In another case, John lived with his wife, Mansah, in Kumasi. Both of them had a child each from their previous relationships. John was able to make it to London. Even without work permit, he was able to find two jobs. He worked assiduously and saved a lot of money. In his fifth year, he obtained his residence and work permit through an arranged marriage. He then decided to build a house in Ghana. He sent money to his wife to buy a double plot of land so he could begin to build the house. The woman bought a double plot of land as instructed by her husband. Instead of the husband's name she rather used her name to prepare all the documents on the plots of land. The man provided funding from his savings and loans from the bank. His wife was able to complete a twin apartment on the plot. She prepared all the documents in her name without the knowledge of her husband.

The man finally went to Ghana to inspect the house. He also applied for a residence permit for her to join him in London. After four months, the visa was approved for her to join the husband. She finally arrived. Within a year of her arrival, the man asked her to give him the documents of the house. The woman said she had forgotten them in Ghana. She finally went to Ghana with the promise of going for the documents. On arrival, she told her husband she was no longer interested in the marriage and would not be coming back to London and that he should find someone else to marry. The long and short of it all was that the man lost the case in a Ghanaian court and the property was given to the woman. His marriage also had ended.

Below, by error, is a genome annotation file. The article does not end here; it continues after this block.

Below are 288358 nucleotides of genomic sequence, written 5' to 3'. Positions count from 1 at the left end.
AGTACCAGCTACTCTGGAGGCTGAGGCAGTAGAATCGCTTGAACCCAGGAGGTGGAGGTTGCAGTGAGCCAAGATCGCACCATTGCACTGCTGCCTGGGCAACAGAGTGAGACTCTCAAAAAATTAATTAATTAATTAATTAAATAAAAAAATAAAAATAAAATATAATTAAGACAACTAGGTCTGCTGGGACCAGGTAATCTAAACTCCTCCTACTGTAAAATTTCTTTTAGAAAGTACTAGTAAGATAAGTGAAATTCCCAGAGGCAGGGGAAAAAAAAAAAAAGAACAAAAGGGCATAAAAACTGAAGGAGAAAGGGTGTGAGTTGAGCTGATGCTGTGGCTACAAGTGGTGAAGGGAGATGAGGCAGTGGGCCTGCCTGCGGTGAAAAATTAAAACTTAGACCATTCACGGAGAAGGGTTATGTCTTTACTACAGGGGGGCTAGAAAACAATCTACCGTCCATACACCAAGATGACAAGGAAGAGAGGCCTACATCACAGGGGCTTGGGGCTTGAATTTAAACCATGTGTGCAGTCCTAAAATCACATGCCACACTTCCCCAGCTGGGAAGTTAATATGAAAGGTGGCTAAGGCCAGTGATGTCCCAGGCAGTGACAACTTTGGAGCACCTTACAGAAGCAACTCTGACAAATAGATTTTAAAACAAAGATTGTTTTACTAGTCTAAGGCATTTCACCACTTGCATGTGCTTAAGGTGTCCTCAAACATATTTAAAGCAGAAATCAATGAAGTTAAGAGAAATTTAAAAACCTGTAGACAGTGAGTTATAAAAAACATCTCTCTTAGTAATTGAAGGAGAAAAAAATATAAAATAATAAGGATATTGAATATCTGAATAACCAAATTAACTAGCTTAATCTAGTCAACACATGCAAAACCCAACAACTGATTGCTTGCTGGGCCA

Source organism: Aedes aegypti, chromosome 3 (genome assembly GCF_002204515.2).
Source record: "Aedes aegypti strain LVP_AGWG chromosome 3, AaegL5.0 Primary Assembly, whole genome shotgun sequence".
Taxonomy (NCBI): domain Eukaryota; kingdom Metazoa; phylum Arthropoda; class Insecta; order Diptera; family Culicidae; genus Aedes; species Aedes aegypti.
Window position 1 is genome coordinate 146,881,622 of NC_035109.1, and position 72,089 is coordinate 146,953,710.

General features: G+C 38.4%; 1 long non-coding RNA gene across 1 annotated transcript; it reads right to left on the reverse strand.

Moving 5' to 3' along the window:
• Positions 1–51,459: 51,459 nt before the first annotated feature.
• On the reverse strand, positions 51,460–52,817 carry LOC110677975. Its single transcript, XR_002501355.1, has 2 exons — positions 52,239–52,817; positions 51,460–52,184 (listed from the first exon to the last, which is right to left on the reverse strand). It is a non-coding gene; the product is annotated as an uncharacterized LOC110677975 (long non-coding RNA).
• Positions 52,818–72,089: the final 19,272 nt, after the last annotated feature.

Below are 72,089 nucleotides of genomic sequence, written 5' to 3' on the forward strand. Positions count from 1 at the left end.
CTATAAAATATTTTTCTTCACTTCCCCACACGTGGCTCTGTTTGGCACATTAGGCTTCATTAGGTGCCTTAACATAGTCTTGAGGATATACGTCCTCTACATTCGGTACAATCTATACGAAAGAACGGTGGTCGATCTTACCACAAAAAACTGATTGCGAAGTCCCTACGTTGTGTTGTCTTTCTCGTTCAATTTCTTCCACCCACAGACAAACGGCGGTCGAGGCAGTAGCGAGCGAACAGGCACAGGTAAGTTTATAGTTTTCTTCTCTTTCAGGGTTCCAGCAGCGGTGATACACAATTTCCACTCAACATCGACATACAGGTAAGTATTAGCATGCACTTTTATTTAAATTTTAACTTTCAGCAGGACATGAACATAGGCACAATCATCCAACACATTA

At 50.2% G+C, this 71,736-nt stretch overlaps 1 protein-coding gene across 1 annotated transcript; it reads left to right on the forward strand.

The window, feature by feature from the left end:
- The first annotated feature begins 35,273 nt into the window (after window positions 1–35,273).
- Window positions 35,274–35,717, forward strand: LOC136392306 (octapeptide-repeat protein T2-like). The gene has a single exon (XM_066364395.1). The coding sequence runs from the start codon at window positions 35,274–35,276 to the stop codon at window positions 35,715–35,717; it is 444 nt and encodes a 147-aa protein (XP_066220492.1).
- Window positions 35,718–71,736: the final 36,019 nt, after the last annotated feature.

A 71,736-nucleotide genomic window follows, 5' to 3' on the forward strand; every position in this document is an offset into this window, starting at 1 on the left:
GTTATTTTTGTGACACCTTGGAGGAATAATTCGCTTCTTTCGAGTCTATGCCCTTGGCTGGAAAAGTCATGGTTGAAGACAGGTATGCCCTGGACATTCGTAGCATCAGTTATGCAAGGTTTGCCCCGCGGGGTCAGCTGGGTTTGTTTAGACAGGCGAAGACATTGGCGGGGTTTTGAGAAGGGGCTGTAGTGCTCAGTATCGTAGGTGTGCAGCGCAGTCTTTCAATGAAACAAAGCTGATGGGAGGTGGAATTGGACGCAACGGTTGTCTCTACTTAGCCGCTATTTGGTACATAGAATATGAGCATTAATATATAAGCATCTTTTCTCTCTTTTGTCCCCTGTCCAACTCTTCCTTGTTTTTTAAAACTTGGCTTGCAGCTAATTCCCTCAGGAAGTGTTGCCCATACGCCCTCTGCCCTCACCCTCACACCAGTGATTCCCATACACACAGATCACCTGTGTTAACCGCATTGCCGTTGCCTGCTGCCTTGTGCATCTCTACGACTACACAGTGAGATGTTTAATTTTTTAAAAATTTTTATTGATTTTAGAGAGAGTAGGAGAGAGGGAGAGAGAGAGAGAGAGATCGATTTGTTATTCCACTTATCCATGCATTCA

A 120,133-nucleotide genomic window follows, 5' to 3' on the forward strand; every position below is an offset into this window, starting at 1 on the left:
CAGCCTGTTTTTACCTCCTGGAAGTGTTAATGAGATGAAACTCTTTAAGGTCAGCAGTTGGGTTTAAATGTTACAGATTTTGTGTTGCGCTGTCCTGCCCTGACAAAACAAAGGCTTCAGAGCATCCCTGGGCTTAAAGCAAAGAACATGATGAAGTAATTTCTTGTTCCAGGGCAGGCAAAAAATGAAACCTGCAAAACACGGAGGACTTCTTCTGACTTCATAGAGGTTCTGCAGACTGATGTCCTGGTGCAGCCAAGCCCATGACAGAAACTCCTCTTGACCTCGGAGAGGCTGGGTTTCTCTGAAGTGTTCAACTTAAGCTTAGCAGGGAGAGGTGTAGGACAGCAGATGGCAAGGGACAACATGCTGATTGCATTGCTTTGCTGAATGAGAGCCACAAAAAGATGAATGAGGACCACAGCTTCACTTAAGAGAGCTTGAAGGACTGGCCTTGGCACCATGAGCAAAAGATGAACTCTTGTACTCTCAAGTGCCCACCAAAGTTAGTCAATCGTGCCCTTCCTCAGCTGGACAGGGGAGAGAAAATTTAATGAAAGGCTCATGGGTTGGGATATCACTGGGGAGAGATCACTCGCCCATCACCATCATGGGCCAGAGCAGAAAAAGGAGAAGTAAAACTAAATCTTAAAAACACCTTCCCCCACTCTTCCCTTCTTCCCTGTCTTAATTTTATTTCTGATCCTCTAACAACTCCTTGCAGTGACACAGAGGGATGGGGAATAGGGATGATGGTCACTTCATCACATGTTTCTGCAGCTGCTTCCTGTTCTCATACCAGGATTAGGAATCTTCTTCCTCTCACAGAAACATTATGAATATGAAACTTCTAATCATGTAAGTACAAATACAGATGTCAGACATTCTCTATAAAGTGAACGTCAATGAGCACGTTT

It is, therefore, no surprise that many Ghanaian men abroad are hesitant to marry Ghanaian women. A case that went on at the White house court at Tema clearly revealed that there are so many men fathering children that are not biologically theirs. At the court a woman accused a Ghanaian man living abroad for not taking care of their common child for so many years. The man was to compensate the woman with an amount of 4000NGC. At the court the man, who was suspicious of his paternity, demanded a DNA test. The court, however, insisted he made a part payment of 2000NGC to the lady before he would be allowed to take the test. The man agreed and paid. The following month in court, it was revealed that the DNA test result proved that the man could not possibly be the father of the child. Should the money paid in court not be refunded to him? Aye huuhuuhu!

For the struggling Ghanaian man abroad who wants to get a home girl to marry, the age old adage of “Se woko aware a, bisa” is very difficult to follow. If you meet a girl abroad, checks on her background will be difficult to carry out. A woman who is just after her residence permit will do all to appear a great girl only to show her true colours when she gets what she wants. A similar thing can happen to those who go home and just pick a girl from the backyard who is determined to make it to aburokyire. There are disappointments in any married life anywhere but it is seems that this abruokyire project has added more to these difficulties for many people. Some of these may have led our brothers (and also sisters) too seek white people or non-Ghanaians to marry. It is important that those men who find partners abroad should check their backgrounds carefully before they marry them. If you want a home girl, it is advisable to go to Ghana physically to see and choose her and spend some time with her. This life abroad can force one to make life choices one may regret later on. Aye huuhuuhu!

Written by Stephen Atta Owusu

Author: Dark Faces At Crossroads